Wings of Wax, Tongues of Topaz

In all the corners of the earth, different spells have different names. The spell we call hideous laughter is called lunatic’s laugh in Avaliet; the spell we call vicious mockery is called Tatech’s bite in Krygon. But to this day, in both La’al Sha’ahr and the Princess’ kingdom, they call the fly spell by another name…

Wings of Wax, Tongues of Topaz

By Malcolm Schmitz

Malcolm Schmitz is an autistic author who writes about queer people, eldritch angels, nebbish unicorns, and lace-making orcs. His fiction has been published in Crossed Genres, Fusion Fragment, and Sword and Sorcery Magazine; his short story “The Captain’s Sphere” made the Long List for the 2015 Otherwise Award.

Translator’s Note: This story comes to us from La’al Sha’ahr, the Singing City, and is a variation of a tale that’s been told for several hundred years. In the very earliest tellings, it was the tale of an akor’mar mage and her human slave; the more modern variant below is the one most commonly heard today.

Like many such fables, this is meant to be a morality tale; the lessons conveyed are traditional for the time and place. Intellectual curiosity, honoring challenges, the value of a good idea regardless of the source, and forbearance for those of both high and low station: all are virtues any La’aln mage would strive to possess.

This is a story about a rukh-sham, but it is not a rukh-sham story. For that, I’d recommend Cartier et. al, “The One Who Flew Away”, or the bard Chrysoberyl’s stinging retelling, “Wax Wings Melt”.

In the Singing City, when lions learned to dance (1), there once lived a woman called Wnissa. Wnissa was as clever as she was proud, and as proud as she was cautious.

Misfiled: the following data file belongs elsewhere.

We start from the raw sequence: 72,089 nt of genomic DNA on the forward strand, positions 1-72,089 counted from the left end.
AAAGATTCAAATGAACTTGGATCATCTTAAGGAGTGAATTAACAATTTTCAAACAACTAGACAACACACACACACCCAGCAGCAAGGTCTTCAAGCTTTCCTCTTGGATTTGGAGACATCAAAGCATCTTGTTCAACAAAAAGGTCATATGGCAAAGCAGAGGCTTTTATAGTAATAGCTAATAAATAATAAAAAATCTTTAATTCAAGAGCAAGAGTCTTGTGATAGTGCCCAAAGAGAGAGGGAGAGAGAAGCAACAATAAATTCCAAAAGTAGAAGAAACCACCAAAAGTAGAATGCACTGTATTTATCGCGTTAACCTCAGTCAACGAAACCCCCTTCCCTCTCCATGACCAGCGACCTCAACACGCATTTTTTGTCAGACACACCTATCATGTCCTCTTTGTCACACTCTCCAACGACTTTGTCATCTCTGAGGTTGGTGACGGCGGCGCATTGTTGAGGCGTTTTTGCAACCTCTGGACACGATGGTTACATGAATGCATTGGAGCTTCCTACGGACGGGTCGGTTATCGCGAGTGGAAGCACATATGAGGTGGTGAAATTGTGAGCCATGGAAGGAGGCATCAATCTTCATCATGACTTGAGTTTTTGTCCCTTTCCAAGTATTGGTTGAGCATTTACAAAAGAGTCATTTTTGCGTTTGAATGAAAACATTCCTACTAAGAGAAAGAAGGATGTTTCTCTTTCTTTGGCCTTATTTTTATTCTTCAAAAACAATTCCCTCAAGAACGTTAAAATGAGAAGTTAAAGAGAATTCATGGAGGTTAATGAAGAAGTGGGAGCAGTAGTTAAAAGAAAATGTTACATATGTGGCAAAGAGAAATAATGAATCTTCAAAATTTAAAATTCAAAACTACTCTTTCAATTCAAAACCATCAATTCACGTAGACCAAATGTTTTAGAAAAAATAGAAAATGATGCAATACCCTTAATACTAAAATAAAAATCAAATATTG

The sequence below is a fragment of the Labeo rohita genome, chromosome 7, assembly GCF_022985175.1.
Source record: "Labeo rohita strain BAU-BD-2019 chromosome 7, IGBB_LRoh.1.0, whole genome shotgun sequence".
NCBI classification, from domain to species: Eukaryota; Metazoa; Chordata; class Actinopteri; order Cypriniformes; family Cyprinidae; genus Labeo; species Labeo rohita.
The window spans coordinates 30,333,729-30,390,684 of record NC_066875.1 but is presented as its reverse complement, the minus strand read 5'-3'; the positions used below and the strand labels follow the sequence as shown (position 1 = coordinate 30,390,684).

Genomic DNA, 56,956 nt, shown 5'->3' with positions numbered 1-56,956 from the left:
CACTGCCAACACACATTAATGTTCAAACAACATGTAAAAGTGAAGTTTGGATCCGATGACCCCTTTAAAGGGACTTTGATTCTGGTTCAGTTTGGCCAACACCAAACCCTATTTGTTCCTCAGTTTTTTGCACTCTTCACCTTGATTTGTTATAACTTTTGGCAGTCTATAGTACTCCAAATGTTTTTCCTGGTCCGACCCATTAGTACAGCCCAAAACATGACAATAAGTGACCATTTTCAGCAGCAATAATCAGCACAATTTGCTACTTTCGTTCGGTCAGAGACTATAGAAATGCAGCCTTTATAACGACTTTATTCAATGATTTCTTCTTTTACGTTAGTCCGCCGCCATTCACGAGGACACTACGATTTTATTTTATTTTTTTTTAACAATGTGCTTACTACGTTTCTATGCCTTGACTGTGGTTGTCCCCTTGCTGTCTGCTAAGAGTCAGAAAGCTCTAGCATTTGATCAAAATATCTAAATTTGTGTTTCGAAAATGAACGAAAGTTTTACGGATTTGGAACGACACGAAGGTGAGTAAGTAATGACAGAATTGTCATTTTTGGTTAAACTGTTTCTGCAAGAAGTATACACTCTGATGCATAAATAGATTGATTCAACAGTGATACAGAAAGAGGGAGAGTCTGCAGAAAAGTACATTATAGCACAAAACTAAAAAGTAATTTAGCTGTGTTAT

Wnissa lived in a tower as tall as a hill, so tall that she could see the plains and savannas for miles around. She knew the secrets of the stars, the secrets of the sea, and even the true names of the mountain khurarl. She knew all the secrets of transmutation, and some arts from every other school of magic. She was so wise that she’d crafted a rukh-sham from pure topaz and not the ragged stone that most rukh-shami are made of; she named it Sabah (2), because its body was the color of light in the morning. Yet with all her knowledge and all her wisdom, she almost never left the tower; few had ever seen her face.

One day, a young princess-errant (3) came to visit Wnissa from a far-away land. She stood at the foot of her tower, and shouted up to her.

“Build me a pair of wings,” the princess-errant told her. “I wish to fly.”

“I will not,” Wnissa said.

“They say you’re the wisest woman in the world,” the princess-errant said. “If you can’t build a pair of wings, who can?”

“No one,” Wnissa said. “Any man who built a pair of wings came to great grief.”

“I need a pair of wings,” the princess-errant said, “and if you won’t give them to me, I will find someone who will.”

“Very well,” Wnissa said. “I wish you good fortune.” (4)

The princess-errant went on her way, and Wnissa went back to her books. For three days, she was still and silent, at her studies.

On the third day, the princess-errant returned, wearing a sharp smile. “Lady Wnissa,” she said. “I have found a man who will build me wings.”

Wnissa set her book down and came to the tower window. Her dark eyes narrowed. She gazed down at the princess’ earnest face.

“Have you?” she said.

“Yes. His name is Harilden. He knows a ‘mar secret from deep beneath the ground,” the princess-errant said. “He can turn feathers into wings with wax and a spell lost to mankind.”

“Those wings will never take you an inch off the ground,” Wnissa said. “There is no secret of flight.”

“He says they will,” the princess-errant said and smiled her sharp smile again. “He says he is the wisest man in the world, and with his secret, he may do what even Wnissa cannot.”

“If you try to fly with those wings, you will fall,” Wnissa replied.

“Then I will fly, and I will fall,” the princess-errant said, “but from your tower, surely you’ll see it?”

“Surely I will,” Wnissa said dismissively, and she went back to her books.